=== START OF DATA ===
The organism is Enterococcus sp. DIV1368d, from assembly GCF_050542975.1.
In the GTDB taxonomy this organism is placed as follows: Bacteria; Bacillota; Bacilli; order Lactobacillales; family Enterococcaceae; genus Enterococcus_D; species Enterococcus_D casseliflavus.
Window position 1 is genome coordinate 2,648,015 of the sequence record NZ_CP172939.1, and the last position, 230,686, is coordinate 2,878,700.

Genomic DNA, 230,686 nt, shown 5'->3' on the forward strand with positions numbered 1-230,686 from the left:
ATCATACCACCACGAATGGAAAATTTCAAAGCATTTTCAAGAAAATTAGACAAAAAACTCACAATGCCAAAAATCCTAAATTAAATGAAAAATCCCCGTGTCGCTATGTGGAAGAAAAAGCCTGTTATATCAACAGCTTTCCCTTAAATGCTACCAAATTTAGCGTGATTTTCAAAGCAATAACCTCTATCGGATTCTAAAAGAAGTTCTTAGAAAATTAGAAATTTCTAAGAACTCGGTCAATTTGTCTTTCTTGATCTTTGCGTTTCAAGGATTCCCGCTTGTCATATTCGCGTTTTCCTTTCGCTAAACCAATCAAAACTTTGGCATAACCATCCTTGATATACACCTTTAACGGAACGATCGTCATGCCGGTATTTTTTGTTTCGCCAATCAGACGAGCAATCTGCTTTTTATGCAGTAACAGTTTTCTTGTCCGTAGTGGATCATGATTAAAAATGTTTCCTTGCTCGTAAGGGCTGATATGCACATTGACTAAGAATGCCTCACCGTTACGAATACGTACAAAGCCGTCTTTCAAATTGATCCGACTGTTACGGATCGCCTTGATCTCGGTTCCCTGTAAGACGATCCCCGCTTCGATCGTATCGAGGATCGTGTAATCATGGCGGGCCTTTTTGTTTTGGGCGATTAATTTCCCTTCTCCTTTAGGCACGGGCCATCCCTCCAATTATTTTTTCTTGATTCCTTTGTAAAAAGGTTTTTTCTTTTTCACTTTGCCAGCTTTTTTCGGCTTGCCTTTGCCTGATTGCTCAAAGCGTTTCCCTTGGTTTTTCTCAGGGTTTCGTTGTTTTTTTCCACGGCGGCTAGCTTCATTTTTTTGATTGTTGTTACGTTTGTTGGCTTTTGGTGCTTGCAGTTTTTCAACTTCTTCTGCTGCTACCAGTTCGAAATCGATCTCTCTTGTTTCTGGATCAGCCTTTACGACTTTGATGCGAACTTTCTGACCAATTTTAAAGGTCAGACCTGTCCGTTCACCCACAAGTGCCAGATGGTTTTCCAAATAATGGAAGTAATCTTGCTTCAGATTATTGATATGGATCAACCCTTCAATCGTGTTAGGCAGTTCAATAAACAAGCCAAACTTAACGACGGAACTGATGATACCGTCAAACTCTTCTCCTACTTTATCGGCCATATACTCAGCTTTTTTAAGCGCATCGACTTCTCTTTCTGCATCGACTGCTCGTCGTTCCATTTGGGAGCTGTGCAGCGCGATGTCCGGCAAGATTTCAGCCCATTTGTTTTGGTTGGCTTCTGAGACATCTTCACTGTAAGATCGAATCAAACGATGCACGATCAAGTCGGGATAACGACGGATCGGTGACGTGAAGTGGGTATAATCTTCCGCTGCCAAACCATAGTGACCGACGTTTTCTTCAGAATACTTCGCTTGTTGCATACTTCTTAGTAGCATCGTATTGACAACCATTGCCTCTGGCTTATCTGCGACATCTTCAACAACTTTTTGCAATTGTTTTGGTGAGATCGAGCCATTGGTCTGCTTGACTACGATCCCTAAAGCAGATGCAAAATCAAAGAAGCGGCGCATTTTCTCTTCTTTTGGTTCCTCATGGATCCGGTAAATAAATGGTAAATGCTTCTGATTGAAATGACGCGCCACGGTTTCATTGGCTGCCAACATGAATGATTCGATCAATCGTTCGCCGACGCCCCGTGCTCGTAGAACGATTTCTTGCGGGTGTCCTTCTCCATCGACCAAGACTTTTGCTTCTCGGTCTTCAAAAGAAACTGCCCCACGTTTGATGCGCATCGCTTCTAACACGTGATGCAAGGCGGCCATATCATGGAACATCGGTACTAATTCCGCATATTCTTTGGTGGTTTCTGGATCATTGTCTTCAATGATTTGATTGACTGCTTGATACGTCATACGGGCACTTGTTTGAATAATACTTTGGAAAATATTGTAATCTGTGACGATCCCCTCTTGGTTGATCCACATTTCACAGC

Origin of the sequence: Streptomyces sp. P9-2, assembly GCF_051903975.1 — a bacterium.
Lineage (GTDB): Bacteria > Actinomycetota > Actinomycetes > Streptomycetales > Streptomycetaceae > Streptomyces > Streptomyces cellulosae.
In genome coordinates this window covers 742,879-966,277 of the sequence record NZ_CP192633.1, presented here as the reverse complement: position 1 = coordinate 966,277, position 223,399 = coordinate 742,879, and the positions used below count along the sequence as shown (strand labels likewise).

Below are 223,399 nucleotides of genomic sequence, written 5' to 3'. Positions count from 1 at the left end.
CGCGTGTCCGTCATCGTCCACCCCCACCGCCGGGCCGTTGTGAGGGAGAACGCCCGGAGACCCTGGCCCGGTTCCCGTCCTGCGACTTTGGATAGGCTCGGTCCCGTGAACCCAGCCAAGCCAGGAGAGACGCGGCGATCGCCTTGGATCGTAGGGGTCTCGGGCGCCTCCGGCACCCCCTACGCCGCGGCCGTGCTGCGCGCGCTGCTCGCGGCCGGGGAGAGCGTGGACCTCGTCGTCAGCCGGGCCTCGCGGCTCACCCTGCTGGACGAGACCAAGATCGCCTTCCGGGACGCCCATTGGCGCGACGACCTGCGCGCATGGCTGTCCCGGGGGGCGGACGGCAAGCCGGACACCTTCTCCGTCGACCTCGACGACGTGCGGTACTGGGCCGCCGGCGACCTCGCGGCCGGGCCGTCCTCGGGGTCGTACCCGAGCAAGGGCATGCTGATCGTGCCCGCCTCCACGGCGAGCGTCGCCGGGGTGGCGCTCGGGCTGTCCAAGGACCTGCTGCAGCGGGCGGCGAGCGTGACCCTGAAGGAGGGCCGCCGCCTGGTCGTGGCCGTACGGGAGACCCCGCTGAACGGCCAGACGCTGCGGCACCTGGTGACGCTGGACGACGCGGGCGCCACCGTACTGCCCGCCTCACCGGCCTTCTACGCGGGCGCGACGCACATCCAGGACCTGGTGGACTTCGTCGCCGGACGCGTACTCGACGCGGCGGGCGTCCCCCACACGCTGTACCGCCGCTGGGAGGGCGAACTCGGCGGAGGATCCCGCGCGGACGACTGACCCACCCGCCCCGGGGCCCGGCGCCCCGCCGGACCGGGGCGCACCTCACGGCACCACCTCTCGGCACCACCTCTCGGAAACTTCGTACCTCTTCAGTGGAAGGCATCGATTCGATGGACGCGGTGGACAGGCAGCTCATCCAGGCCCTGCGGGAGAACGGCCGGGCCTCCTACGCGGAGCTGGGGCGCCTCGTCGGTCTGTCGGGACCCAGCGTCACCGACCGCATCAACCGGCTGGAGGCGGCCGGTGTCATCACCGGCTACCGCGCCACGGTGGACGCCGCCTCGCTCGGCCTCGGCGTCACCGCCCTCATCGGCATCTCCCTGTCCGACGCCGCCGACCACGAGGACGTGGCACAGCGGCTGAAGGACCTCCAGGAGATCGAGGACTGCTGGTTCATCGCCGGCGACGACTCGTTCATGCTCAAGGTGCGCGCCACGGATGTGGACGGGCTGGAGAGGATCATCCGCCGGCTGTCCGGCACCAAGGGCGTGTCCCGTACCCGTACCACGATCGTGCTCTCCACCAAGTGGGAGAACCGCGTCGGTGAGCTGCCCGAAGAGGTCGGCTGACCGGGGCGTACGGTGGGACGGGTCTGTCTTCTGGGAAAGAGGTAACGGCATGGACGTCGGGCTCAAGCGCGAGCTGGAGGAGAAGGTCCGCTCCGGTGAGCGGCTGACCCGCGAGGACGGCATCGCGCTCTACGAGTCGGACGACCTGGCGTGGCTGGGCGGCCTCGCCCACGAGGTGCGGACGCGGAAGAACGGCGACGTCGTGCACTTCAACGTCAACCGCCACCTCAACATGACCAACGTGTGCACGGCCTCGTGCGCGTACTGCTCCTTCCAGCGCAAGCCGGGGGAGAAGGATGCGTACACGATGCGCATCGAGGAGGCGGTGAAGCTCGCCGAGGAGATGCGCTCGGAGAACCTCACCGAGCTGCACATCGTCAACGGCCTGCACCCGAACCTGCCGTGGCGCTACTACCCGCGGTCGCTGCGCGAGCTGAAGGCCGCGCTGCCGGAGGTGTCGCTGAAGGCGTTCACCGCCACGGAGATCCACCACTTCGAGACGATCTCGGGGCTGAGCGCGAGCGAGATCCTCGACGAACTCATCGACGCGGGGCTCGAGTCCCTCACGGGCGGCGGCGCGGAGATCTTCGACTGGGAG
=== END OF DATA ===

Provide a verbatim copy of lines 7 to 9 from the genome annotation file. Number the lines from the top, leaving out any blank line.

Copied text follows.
Lineage (GTDB): Bacteria > Actinomycetota > Actinomycetes > Streptomycetales > Streptomycetaceae > Streptomyces > Streptomyces cellulosae.
In genome coordinates this window covers 742,879-966,277 of the sequence record NZ_CP192633.1, presented here as the reverse complement: position 1 = coordinate 966,277, position 223,399 = coordinate 742,879, and the positions used below count along the sequence as shown (strand labels likewise).

Below are 223,399 nucleotides of genomic sequence, written 5' to 3'. Positions count from 1 at the left end.